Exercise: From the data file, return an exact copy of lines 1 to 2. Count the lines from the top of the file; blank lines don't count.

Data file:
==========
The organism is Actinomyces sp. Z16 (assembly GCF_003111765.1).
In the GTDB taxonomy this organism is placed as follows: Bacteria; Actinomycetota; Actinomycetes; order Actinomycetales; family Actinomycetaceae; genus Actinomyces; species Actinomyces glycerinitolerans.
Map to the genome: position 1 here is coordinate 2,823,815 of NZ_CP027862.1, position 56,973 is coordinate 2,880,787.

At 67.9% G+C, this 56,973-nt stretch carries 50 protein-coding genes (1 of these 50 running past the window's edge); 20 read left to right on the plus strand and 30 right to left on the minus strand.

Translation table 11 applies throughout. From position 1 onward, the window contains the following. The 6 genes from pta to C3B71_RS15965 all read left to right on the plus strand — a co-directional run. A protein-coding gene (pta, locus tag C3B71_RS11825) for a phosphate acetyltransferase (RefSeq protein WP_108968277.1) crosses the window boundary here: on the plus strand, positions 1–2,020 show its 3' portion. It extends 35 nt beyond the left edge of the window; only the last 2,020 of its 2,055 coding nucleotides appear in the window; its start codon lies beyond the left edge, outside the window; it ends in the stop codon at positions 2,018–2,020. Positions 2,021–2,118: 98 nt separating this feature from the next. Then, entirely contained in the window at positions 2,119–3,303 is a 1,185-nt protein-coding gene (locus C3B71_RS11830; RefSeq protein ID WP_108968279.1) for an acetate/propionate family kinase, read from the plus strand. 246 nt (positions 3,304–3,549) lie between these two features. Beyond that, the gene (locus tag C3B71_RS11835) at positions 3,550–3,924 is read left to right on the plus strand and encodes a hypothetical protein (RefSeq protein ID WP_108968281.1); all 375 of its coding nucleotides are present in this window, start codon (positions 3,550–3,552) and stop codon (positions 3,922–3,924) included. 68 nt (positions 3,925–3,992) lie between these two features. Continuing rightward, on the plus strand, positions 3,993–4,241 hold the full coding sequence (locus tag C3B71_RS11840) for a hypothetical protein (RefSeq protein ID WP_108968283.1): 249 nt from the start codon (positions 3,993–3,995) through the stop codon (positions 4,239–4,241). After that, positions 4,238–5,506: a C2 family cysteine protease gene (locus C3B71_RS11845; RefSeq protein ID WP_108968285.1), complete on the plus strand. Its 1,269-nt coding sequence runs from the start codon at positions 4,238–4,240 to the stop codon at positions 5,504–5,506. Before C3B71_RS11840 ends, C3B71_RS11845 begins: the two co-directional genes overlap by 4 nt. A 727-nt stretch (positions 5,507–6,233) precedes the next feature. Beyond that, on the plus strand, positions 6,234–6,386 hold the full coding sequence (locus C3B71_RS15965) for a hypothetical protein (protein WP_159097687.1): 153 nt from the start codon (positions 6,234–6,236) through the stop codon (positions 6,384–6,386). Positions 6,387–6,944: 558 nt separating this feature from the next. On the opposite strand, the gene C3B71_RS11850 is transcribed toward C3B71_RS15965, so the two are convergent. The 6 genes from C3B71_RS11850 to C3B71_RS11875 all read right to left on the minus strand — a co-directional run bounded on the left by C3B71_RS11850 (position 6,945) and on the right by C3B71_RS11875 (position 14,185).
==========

The organism is Actinomyces sp. Z16 (assembly GCF_003111765.1).
In the GTDB taxonomy this organism is placed as follows: Bacteria; Actinomycetota; Actinomycetes; order Actinomycetales; family Actinomycetaceae; genus Actinomyces; species Actinomyces glycerinitolerans.